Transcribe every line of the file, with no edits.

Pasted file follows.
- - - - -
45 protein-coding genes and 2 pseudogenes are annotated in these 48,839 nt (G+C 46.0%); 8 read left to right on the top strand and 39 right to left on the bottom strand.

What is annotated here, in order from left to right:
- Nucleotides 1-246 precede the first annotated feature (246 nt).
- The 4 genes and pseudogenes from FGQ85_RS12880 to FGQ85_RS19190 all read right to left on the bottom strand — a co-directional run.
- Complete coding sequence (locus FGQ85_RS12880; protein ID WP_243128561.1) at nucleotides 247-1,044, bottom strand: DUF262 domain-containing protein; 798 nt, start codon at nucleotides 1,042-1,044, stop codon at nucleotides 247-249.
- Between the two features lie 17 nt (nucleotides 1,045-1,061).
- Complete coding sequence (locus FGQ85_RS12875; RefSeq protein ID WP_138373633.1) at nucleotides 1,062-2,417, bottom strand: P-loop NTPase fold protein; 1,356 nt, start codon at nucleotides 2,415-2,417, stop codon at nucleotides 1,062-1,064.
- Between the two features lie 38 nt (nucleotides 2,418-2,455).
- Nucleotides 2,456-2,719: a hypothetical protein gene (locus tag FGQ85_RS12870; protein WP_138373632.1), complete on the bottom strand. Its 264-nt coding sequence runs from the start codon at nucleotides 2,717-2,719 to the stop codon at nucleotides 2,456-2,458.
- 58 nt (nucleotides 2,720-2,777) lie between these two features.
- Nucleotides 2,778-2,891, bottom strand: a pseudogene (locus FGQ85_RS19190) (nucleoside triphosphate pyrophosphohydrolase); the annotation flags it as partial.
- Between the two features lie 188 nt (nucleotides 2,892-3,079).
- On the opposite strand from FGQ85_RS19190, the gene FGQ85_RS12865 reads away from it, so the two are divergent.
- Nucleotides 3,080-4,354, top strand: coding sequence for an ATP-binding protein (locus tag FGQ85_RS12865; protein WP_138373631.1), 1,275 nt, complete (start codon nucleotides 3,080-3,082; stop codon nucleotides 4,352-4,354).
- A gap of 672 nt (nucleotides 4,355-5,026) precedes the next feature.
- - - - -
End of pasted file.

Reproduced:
45 protein-coding genes and 2 pseudogenes are annotated in these 48,839 nt (G+C 46.0%); 8 read left to right on the top strand and 39 right to left on the bottom strand.

What is annotated here, in order from left to right:
- Nucleotides 1-246 precede the first annotated feature (246 nt).
- The 4 genes and pseudogenes from FGQ85_RS12880 to FGQ85_RS19190 all read right to left on the bottom strand — a co-directional run.
- Complete coding sequence (locus FGQ85_RS12880; protein ID WP_243128561.1) at nucleotides 247-1,044, bottom strand: DUF262 domain-containing protein; 798 nt, start codon at nucleotides 1,042-1,044, stop codon at nucleotides 247-249.
- Between the two features lie 17 nt (nucleotides 1,045-1,061).
- Complete coding sequence (locus FGQ85_RS12875; RefSeq protein ID WP_138373633.1) at nucleotides 1,062-2,417, bottom strand: P-loop NTPase fold protein; 1,356 nt, start codon at nucleotides 2,415-2,417, stop codon at nucleotides 1,062-1,064.
- Between the two features lie 38 nt (nucleotides 2,418-2,455).
- Nucleotides 2,456-2,719: a hypothetical protein gene (locus tag FGQ85_RS12870; protein WP_138373632.1), complete on the bottom strand. Its 264-nt coding sequence runs from the start codon at nucleotides 2,717-2,719 to the stop codon at nucleotides 2,456-2,458.
- 58 nt (nucleotides 2,720-2,777) lie between these two features.
- Nucleotides 2,778-2,891, bottom strand: a pseudogene (locus FGQ85_RS19190) (nucleoside triphosphate pyrophosphohydrolase); the annotation flags it as partial.
- Between the two features lie 188 nt (nucleotides 2,892-3,079).
- On the opposite strand from FGQ85_RS19190, the gene FGQ85_RS12865 reads away from it, so the two are divergent.
- Nucleotides 3,080-4,354, top strand: coding sequence for an ATP-binding protein (locus tag FGQ85_RS12865; protein WP_138373631.1), 1,275 nt, complete (start codon nucleotides 3,080-3,082; stop codon nucleotides 4,352-4,354).
- A gap of 672 nt (nucleotides 4,355-5,026) precedes the next feature.